SQL Server is being adopted by an ever wider user base. The upgrade to SQL Server 2005 has delivered a great deal more functionality and extensibility, and this has resulted in many more and larger companies rolling out the database platform right across their organization.
One typical result of scaling up a database deployment is that more people end up messing with the database. Adding humans also adds human errors, and so scaling up an installation usually brings with it the likelihood of unscheduled (and unintended) dependency impacts, crashes, and concomitant downtime.
A recent survey by Software Development Times (March 2006) revealed that in well over half of change management processes, the task of analyzing object dependencies and the likely knock-on effects of a schema change is carried out manually and in an ad hoc way. Over 20% of respondents said they rely on the personal memory of the guy who wrote the database.
So what systems and tools are there to provide clarity, confidence, and insurance against the impact of personnel changes or structural reorganization? SQL Dependency Tracker from Red Gate Software (maker of SQL Compare amongst other tools) makes it possible for anyone to view and understand a clear map of the database and its dependencies, across linked databases and even other servers.
Using a proprietary engine, (entirely independent of the sysdepends table) and offering reconfigurable layouts, it’s now simple for anyone in a database development and administration team to produce and save a graphical report showing all the objects in a given database, the column names present in each object, and the dependent relationships between those objects.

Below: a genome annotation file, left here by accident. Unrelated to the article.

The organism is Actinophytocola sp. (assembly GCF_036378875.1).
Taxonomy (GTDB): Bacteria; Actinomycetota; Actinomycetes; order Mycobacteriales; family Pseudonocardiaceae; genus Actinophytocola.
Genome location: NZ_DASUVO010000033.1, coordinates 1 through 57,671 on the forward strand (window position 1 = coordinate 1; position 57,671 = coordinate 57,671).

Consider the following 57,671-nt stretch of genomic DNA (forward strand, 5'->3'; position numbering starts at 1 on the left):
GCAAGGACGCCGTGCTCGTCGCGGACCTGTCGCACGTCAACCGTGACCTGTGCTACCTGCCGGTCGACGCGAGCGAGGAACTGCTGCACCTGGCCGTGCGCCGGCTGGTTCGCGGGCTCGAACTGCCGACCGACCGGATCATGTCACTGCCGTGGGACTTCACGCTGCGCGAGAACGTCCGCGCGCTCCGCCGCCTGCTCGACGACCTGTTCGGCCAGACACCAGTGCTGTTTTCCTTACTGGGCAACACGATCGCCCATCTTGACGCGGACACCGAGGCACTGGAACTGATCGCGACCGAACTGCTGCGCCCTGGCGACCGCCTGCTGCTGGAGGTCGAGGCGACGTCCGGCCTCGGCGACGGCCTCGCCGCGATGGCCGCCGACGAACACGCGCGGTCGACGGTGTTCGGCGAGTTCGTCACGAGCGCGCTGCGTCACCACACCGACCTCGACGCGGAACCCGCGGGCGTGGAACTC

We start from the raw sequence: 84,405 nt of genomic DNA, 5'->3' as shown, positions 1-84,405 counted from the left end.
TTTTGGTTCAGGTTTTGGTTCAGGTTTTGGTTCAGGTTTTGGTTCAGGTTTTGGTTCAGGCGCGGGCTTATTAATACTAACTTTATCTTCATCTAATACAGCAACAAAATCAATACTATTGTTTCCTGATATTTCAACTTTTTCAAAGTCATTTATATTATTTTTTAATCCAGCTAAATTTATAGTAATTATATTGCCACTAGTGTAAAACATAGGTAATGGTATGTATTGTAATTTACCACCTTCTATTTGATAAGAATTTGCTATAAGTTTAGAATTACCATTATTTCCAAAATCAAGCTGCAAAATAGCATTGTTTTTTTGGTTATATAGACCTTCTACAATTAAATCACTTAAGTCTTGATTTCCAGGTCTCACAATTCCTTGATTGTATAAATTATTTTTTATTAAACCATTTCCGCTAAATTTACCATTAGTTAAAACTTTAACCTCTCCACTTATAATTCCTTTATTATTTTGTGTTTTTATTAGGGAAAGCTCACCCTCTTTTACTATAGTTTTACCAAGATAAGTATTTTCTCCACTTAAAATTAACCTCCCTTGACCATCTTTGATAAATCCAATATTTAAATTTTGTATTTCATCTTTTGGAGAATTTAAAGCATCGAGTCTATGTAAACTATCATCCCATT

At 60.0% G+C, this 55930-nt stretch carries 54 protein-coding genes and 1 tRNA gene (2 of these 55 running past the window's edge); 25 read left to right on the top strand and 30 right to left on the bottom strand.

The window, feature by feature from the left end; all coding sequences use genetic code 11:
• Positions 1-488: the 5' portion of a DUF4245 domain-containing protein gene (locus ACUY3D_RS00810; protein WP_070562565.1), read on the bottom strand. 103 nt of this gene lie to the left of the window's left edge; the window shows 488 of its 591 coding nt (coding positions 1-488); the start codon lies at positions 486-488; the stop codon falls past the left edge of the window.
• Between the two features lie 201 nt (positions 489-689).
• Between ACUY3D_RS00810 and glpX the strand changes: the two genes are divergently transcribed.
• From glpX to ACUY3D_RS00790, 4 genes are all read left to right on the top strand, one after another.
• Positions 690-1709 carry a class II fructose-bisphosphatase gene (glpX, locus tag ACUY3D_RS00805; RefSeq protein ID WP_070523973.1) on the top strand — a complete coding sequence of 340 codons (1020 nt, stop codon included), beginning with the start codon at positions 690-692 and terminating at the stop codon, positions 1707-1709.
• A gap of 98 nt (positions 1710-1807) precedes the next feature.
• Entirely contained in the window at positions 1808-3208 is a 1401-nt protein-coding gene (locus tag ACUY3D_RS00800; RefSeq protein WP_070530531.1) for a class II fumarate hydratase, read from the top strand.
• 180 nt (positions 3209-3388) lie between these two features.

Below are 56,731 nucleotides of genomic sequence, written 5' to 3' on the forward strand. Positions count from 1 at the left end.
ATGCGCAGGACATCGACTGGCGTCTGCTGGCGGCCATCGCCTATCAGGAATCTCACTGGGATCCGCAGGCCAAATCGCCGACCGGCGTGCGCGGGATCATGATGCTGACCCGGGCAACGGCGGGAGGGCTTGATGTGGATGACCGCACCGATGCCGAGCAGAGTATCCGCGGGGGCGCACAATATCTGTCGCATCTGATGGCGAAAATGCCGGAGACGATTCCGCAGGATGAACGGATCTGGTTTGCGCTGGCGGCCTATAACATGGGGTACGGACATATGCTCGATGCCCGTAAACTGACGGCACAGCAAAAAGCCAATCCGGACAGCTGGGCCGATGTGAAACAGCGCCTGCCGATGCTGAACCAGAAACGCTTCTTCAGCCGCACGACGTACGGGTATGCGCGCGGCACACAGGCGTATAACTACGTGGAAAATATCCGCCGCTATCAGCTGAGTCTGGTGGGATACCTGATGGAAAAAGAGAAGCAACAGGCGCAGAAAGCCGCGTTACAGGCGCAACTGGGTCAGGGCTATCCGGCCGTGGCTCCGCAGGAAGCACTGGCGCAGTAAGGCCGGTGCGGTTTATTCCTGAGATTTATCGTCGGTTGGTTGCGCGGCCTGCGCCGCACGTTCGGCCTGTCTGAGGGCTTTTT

This is a very useful function for a range of different database tasks, including:
- recording database version history
- analyzing imminent changes to the schema
- mapping a dependency tree from an initial target object
- reporting to other team members or upwards through the organization
Selecting target objects
Setting up a dependency map using SQL Dependency Tracker is very simple. It opens with an “empty map” screen, and invites you to add objects to the project using the Add Objects wizard.
The dialog displays all the locally available SQL Servers and the databases present in each. On selecting a database, the lower window displays its constituent objects.
Let’s imagine you’re a development DBA who needs to add a column to a table so that credit card verification numbers can be stored. The numbers will need to be stored along with the credit card numbers as well as with the customer names. So adding this column to one table will necessitate changes to dependent tables, and not necessarily in the same database.
In this example, we’ll start by selecting just one table – the CustomerCards table - from a database called Northcards, where we store customer credit card details.
Hitting the Add Selection to Project button launches the layout engine, and your selected object will be mapped, along with any connected objects. In the snapshot below, we can see that the